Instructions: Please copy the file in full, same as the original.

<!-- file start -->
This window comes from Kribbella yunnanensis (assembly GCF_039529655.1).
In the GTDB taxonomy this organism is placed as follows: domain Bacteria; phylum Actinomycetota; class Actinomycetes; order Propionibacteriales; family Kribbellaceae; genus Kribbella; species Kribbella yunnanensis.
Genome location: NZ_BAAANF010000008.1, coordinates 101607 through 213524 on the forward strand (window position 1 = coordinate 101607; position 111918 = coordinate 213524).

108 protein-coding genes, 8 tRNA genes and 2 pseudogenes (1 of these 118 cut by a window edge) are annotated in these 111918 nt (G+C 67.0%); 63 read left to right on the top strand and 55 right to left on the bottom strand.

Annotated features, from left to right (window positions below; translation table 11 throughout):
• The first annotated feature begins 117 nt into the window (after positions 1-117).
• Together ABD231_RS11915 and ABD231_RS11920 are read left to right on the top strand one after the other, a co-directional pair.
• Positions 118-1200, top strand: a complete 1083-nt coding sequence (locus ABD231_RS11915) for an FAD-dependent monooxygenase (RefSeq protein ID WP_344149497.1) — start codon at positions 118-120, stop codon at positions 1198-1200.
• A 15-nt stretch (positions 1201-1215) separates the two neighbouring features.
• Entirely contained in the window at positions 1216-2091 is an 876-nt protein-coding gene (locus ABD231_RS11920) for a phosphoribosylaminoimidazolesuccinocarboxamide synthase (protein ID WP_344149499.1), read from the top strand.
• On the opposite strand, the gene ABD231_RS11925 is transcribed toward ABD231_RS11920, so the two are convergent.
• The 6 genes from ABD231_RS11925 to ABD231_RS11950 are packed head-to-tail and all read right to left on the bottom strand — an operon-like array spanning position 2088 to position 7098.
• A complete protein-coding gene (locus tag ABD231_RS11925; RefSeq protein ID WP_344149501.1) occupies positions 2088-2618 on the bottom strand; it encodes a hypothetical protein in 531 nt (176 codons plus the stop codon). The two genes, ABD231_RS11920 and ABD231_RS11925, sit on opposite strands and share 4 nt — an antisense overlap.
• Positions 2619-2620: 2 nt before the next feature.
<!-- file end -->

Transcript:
This window comes from Kribbella yunnanensis (assembly GCF_039529655.1).
In the GTDB taxonomy this organism is placed as follows: domain Bacteria; phylum Actinomycetota; class Actinomycetes; order Propionibacteriales; family Kribbellaceae; genus Kribbella; species Kribbella yunnanensis.
Genome location: NZ_BAAANF010000008.1, coordinates 101607 through 213524 on the forward strand (window position 1 = coordinate 101607; position 111918 = coordinate 213524).

108 protein-coding genes, 8 tRNA genes and 2 pseudogenes (1 of these 118 cut by a window edge) are annotated in these 111918 nt (G+C 67.0%); 63 read left to right on the top strand and 55 right to left on the bottom strand.

Annotated features, from left to right (window positions below; translation table 11 throughout):
• The first annotated feature begins 117 nt into the window (after positions 1-117).
• Together ABD231_RS11915 and ABD231_RS11920 are read left to right on the top strand one after the other, a co-directional pair.
• Positions 118-1200, top strand: a complete 1083-nt coding sequence (locus ABD231_RS11915) for an FAD-dependent monooxygenase (RefSeq protein ID WP_344149497.1) — start codon at positions 118-120, stop codon at positions 1198-1200.
• A 15-nt stretch (positions 1201-1215) separates the two neighbouring features.
• Entirely contained in the window at positions 1216-2091 is an 876-nt protein-coding gene (locus ABD231_RS11920) for a phosphoribosylaminoimidazolesuccinocarboxamide synthase (protein ID WP_344149499.1), read from the top strand.
• On the opposite strand, the gene ABD231_RS11925 is transcribed toward ABD231_RS11920, so the two are convergent.
• The 6 genes from ABD231_RS11925 to ABD231_RS11950 are packed head-to-tail and all read right to left on the bottom strand — an operon-like array spanning position 2088 to position 7098.
• A complete protein-coding gene (locus tag ABD231_RS11925; RefSeq protein ID WP_344149501.1) occupies positions 2088-2618 on the bottom strand; it encodes a hypothetical protein in 531 nt (176 codons plus the stop codon). The two genes, ABD231_RS11920 and ABD231_RS11925, sit on opposite strands and share 4 nt — an antisense overlap.
• Positions 2619-2620: 2 nt before the next feature.